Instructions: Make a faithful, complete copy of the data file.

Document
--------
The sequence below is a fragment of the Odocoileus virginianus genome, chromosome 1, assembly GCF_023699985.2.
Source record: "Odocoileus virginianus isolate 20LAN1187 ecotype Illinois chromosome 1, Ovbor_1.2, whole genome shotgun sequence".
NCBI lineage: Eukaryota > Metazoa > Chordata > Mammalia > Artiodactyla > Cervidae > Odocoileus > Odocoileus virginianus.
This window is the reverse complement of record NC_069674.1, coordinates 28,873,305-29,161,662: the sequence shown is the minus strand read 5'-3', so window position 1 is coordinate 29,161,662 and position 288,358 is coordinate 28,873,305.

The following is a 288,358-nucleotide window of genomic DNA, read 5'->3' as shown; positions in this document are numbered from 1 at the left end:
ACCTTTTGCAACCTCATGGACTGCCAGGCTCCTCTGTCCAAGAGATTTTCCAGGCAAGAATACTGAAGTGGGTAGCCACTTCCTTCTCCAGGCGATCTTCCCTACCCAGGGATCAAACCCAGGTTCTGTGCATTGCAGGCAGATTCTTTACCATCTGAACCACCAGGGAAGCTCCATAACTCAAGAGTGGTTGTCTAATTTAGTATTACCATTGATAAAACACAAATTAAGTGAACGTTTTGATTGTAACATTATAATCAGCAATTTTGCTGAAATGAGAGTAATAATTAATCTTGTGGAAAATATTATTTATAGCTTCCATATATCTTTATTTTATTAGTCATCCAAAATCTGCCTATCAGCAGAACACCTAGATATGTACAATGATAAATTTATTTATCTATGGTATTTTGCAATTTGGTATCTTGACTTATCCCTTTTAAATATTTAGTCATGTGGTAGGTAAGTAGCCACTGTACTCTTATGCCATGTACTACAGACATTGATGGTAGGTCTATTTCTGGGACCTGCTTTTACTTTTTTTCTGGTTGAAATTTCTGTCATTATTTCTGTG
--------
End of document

The sequence below is a fragment of the Odocoileus virginianus genome, chromosome 1, assembly GCF_023699985.2.
Source record: "Odocoileus virginianus isolate 20LAN1187 ecotype Illinois chromosome 1, Ovbor_1.2, whole genome shotgun sequence".
NCBI lineage: Eukaryota > Metazoa > Chordata > Mammalia > Artiodactyla > Cervidae > Odocoileus > Odocoileus virginianus.
This window is the reverse complement of record NC_069674.1, coordinates 28,873,305-29,161,662: the sequence shown is the minus strand read 5'-3', so window position 1 is coordinate 29,161,662 and position 288,358 is coordinate 28,873,305.

The following is a 288,358-nucleotide window of genomic DNA, read 5'->3' as shown; positions in this document are numbered from 1 at the left end:
ACCTTTTGCAACCTCATGGACTGCCAGGCTCCTCTGTCCAAGAGATTTTCCAGGCAAGAATACTGAAGTGGGTAGCCACTTCCTTCTCCAGGCGATCTTCCCTACCCAGGGATCAAACCCAGGTTCTGTGCATTGCAGGCAGATTCTTTACCATCTGAACCACCAGGGAAGCTCCATAACTCAAGAGTGGTTGTCTAATTTAGTATTACCATTGATAAAACACAAATTAAGTGAACGTTTTGATTGTAACATTATAATCAGCAATTTTGCTGAAATGAGAGTAATAATTAATCTTGTGGAAAATATTATTTATAGCTTCCATATATCTTTATTTTATTAGTCATCCAAAATCTGCCTATCAGCAGAACACCTAGATATGTACAATGATAAATTTATTTATCTATGGTATTTTGCAATTTGGTATCTTGACTTATCCCTTTTAAATATTTAGTCATGTGGTAGGTAAGTAGCCACTGTACTCTTATGCCATGTACTACAGACATTGATGGTAGGTCTATTTCTGGGACCTGCTTTTACTTTTTTTCTGGTTGAAATTTCTGTCATTATTTCTGTG